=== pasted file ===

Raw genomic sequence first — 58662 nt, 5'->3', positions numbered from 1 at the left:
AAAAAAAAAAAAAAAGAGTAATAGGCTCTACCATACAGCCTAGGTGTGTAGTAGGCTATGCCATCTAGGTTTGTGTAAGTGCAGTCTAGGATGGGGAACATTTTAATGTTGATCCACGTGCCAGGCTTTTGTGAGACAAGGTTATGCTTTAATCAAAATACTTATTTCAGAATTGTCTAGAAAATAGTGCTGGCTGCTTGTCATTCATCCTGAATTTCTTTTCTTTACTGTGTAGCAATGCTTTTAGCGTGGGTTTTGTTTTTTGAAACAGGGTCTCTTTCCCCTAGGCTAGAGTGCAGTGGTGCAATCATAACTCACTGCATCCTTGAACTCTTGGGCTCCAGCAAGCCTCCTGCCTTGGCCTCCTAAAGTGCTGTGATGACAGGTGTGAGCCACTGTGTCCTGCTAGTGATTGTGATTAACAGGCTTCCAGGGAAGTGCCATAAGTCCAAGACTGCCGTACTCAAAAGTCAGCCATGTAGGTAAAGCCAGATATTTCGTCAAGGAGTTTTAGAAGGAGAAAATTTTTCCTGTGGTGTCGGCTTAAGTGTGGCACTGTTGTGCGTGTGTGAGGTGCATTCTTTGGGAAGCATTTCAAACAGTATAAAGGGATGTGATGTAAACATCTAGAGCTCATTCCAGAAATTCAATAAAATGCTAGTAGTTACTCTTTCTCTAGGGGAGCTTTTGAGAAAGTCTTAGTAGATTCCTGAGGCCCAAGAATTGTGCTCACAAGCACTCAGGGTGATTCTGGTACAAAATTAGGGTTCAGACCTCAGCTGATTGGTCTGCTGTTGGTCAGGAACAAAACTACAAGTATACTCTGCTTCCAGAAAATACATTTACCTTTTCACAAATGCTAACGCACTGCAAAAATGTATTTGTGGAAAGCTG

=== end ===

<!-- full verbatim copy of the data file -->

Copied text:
Raw genomic sequence first — 58662 nt, 5'->3', positions numbered from 1 at the left:
AAAAAAAAAAAAAAAGAGTAATAGGCTCTACCATACAGCCTAGGTGTGTAGTAGGCTATGCCATCTAGGTTTGTGTAAGTGCAGTCTAGGATGGGGAACATTTTAATGTTGATCCACGTGCCAGGCTTTTGTGAGACAAGGTTATGCTTTAATCAAAATACTTATTTCAGAATTGTCTAGAAAATAGTGCTGGCTGCTTGTCATTCATCCTGAATTTCTTTTCTTTACTGTGTAGCAATGCTTTTAGCGTGGGTTTTGTTTTTTGAAACAGGGTCTCTTTCCCCTAGGCTAGAGTGCAGTGGTGCAATCATAACTCACTGCATCCTTGAACTCTTGGGCTCCAGCAAGCCTCCTGCCTTGGCCTCCTAAAGTGCTGTGATGACAGGTGTGAGCCACTGTGTCCTGCTAGTGATTGTGATTAACAGGCTTCCAGGGAAGTGCCATAAGTCCAAGACTGCCGTACTCAAAAGTCAGCCATGTAGGTAAAGCCAGATATTTCGTCAAGGAGTTTTAGAAGGAGAAAATTTTTCCTGTGGTGTCGGCTTAAGTGTGGCACTGTTGTGCGTGTGTGAGGTGCATTCTTTGGGAAGCATTTCAAACAGTATAAAGGGATGTGATGTAAACATCTAGAGCTCATTCCAGAAATTCAATAAAATGCTAGTAGTTACTCTTTCTCTAGGGGAGCTTTTGAGAAAGTCTTAGTAGATTCCTGAGGCCCAAGAATTGTGCTCACAAGCACTCAGGGTGATTCTGGTACAAAATTAGGGTTCAGACCTCAGCTGATTGGTCTGCTGTTGGTCAGGAACAAAACTACAAGTATACTCTGCTTCCAGAAAATACATTTACCTTTTCACAAATGCTAACGCACTGCAAAAATGTATTTGTGGAAAGCTG